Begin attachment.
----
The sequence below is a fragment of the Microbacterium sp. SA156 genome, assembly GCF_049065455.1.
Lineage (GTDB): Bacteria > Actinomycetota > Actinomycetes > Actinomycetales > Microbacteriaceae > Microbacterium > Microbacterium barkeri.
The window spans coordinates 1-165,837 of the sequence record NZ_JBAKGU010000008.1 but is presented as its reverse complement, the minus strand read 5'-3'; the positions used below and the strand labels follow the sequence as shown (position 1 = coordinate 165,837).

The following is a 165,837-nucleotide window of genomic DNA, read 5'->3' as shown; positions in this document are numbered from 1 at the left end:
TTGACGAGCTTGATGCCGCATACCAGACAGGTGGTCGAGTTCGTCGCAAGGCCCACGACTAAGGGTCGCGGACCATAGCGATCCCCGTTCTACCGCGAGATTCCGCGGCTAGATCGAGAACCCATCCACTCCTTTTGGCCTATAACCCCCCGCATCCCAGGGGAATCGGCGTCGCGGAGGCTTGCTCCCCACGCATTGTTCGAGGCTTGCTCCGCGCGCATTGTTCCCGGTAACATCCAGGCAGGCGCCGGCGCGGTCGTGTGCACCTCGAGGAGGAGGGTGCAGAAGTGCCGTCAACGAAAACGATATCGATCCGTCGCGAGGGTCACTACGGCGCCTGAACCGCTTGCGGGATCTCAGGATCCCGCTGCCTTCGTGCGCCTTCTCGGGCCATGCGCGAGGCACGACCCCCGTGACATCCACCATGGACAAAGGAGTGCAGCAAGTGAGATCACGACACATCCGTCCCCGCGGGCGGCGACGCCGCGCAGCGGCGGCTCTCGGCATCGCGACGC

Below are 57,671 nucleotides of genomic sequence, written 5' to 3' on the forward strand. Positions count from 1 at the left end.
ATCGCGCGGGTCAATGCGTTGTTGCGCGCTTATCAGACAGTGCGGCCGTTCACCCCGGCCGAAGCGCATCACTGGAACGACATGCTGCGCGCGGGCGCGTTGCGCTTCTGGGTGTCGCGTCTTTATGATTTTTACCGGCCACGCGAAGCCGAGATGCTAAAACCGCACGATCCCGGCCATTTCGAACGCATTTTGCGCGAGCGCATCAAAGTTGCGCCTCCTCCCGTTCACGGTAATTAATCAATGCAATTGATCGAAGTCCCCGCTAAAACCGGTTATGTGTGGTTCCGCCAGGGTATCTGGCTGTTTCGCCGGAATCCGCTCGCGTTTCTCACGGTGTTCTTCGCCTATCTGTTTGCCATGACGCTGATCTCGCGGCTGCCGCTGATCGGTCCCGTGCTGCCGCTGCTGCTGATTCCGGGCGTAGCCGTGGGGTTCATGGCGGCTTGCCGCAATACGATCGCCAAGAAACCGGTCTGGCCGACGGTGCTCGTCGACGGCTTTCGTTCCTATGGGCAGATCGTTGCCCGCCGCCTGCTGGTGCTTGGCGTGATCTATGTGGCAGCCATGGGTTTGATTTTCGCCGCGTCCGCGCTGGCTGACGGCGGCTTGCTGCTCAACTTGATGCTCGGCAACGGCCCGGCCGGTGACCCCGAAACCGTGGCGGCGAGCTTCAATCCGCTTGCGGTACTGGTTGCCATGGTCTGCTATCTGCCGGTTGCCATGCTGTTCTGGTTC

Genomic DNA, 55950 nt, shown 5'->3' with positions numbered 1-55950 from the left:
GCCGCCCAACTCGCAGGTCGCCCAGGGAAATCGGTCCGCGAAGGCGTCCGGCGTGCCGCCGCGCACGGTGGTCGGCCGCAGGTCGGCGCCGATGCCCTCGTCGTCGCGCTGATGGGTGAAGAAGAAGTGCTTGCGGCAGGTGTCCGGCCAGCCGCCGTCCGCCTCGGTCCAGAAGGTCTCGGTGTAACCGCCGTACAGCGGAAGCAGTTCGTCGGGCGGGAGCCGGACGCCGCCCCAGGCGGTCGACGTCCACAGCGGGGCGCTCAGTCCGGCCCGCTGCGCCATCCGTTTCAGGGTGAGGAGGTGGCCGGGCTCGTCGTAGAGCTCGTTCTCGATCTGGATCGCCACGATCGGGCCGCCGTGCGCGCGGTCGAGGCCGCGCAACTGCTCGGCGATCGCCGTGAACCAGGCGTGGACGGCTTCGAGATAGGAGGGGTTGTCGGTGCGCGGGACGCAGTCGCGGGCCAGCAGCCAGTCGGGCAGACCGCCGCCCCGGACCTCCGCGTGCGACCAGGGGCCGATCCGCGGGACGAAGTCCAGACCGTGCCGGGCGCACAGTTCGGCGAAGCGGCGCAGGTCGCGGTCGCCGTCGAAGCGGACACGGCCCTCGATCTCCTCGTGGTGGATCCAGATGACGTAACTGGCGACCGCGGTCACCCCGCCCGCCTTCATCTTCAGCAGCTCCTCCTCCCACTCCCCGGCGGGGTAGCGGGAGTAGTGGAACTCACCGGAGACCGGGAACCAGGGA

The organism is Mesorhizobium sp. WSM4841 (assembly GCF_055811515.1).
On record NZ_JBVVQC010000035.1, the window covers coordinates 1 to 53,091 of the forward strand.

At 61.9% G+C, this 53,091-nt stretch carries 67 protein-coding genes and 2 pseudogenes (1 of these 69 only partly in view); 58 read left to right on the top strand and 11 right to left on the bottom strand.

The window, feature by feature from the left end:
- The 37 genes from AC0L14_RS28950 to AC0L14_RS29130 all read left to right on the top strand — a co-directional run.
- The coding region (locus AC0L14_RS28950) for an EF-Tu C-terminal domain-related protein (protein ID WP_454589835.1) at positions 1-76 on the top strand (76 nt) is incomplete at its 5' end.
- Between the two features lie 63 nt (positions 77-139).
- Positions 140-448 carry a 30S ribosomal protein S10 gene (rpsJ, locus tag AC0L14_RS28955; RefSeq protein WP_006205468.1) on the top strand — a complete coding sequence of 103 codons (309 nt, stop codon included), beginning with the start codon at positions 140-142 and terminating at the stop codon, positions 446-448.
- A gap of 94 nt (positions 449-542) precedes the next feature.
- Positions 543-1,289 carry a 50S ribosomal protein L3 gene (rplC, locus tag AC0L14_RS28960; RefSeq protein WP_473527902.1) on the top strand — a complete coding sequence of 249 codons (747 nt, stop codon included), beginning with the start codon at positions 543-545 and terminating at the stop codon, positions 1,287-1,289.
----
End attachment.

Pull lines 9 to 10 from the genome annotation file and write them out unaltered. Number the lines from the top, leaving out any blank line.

GCCGCCCAACTCGCAGGTCGCCCAGGGAAATCGGTCCGCGAAGGCGTCCGGCGTGCCGCCGCGCACGGTGGTCGGCCGCAGGTCGGCGCCGATGCCCTCGTCGTCGCGCTGATGGGTGAAGAAGAAGTGCTTGCGGCAGGTGTCCGGCCAGCCGCCGTCCGCCTCGGTCCAGAAGGTCTCGGTGTAACCGCCGTACAGCGGAAGCAGTTCGTCGGGCGGGAGCCGGACGCCGCCCCAGGCGGTCGACGTCCACAGCGGGGCGCTCAGTCCGGCCCGCTGCGCCATCCGTTTCAGGGTGAGGAGGTGGCCGGGCTCGTCGTAGAGCTCGTTCTCGATCTGGATCGCCACGATCGGGCCGCCGTGCGCGCGGTCGAGGCCGCGCAACTGCTCGGCGATCGCCGTGAACCAGGCGTGGACGGCTTCGAGATAGGAGGGGTTGTCGGTGCGCGGGACGCAGTCGCGGGCCAGCAGCCAGTCGGGCAGACCGCCGCCCCGGACCTCCGCGTGCGACCAGGGGCCGATCCGCGGGACGAAGTCCAGACCGTGCCGGGCGCACAGTTCGGCGAAGCGGCGCAGGTCGCGGTCGCCGTCGAAGCGGACACGGCCCTCGATCTCCTCGTGGTGGATCCAGATGACGTAACTGGCGACCGCGGTCACCCCGCCCGCCTTCATCTTCAGCAGCTCCTCCTCCCACTCCCCGGCGGGGTAGCGGGAGTAGTGGAACTCACCGGAGACCGGGAACCAGGGA

The organism is Mesorhizobium sp. WSM4841 (assembly GCF_055811515.1).